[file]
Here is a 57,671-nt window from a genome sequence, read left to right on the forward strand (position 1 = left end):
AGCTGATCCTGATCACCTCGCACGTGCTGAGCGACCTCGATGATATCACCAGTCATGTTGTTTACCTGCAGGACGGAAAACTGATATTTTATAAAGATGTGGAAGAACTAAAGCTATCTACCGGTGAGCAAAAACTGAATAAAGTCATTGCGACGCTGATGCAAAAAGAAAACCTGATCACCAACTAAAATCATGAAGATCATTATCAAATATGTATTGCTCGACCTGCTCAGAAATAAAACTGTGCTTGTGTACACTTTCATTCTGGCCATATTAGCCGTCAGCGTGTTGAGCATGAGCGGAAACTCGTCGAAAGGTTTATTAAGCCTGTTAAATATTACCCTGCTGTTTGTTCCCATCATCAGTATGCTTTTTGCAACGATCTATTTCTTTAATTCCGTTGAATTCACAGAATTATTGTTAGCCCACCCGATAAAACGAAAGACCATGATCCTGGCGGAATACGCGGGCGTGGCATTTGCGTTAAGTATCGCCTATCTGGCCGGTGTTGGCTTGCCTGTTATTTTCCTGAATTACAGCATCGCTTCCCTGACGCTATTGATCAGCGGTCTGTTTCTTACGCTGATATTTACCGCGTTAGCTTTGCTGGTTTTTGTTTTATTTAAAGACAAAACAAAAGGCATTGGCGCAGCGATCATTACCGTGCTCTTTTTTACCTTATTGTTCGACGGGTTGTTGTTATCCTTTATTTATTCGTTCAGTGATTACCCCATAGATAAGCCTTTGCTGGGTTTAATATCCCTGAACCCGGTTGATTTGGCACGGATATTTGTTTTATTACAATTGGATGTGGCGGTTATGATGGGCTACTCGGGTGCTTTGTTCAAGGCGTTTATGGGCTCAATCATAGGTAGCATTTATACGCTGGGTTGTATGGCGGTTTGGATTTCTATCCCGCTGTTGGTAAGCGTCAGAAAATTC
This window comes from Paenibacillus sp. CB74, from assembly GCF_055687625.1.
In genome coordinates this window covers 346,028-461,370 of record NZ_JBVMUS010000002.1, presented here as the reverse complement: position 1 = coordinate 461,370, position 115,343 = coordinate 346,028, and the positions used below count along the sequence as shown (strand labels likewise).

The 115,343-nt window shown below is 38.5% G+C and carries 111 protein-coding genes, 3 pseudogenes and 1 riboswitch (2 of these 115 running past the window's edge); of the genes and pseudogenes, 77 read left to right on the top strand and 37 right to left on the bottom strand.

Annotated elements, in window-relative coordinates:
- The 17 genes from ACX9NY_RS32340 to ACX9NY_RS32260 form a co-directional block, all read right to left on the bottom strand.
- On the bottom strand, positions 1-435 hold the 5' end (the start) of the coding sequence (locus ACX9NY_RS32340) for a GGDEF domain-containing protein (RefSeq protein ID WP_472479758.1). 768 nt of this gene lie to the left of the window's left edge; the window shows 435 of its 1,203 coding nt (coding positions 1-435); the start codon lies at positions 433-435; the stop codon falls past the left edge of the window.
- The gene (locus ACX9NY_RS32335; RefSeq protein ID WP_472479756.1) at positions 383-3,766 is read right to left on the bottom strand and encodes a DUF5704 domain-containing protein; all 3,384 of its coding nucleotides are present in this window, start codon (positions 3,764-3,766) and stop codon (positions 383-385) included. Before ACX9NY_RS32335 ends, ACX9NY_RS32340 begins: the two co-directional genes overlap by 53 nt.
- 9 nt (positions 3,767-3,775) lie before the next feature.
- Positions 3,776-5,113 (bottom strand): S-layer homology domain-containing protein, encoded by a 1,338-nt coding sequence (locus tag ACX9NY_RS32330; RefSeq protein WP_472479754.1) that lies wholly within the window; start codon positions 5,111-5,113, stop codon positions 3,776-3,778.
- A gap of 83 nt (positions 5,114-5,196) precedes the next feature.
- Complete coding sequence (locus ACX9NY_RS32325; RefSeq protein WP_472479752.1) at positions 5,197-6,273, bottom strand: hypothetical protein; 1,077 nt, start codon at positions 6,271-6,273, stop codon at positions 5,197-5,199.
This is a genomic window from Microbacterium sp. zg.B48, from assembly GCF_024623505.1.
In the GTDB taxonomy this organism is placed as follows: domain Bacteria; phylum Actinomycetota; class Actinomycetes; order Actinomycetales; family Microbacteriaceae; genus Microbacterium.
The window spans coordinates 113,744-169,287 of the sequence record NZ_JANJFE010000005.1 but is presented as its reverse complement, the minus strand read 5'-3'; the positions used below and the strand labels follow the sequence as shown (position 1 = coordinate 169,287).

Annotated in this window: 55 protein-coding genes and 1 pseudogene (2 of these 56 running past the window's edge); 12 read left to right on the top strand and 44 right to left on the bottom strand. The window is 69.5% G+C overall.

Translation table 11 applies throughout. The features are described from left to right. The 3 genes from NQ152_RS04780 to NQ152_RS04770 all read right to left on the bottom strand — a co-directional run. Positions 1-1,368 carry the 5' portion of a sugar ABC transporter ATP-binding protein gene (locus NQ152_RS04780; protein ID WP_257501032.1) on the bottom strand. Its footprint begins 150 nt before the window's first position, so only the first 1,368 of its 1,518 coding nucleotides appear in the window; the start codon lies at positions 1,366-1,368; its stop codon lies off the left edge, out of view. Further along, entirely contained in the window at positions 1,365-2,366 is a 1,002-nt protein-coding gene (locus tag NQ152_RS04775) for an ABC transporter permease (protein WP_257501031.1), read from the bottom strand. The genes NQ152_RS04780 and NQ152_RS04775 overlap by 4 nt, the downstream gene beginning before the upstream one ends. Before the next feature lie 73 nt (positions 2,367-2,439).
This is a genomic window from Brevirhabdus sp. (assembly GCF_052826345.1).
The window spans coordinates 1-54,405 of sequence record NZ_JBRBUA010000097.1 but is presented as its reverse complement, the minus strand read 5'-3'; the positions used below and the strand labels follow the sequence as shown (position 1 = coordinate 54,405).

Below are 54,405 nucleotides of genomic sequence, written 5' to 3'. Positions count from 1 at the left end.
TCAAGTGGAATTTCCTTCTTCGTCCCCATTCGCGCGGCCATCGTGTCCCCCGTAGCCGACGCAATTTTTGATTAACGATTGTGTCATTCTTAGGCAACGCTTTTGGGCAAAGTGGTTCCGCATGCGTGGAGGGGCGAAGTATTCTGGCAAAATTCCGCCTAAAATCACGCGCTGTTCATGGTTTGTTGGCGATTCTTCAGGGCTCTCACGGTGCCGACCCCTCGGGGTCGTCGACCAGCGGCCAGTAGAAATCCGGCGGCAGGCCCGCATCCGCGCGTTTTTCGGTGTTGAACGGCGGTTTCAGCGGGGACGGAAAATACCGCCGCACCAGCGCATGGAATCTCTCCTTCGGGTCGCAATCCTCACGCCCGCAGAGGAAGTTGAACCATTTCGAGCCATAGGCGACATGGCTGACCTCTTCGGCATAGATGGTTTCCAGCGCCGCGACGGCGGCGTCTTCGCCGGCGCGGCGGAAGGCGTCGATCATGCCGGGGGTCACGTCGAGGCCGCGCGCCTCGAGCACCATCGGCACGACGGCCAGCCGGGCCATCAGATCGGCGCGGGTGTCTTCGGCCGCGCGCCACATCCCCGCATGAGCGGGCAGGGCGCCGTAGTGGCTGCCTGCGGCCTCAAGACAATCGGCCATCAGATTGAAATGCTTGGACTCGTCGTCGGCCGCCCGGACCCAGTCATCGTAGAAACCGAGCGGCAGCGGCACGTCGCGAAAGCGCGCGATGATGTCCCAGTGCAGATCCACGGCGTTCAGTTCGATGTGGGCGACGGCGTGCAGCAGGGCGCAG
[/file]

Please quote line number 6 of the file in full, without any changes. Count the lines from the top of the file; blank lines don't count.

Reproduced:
Annotated elements, in window-relative coordinates: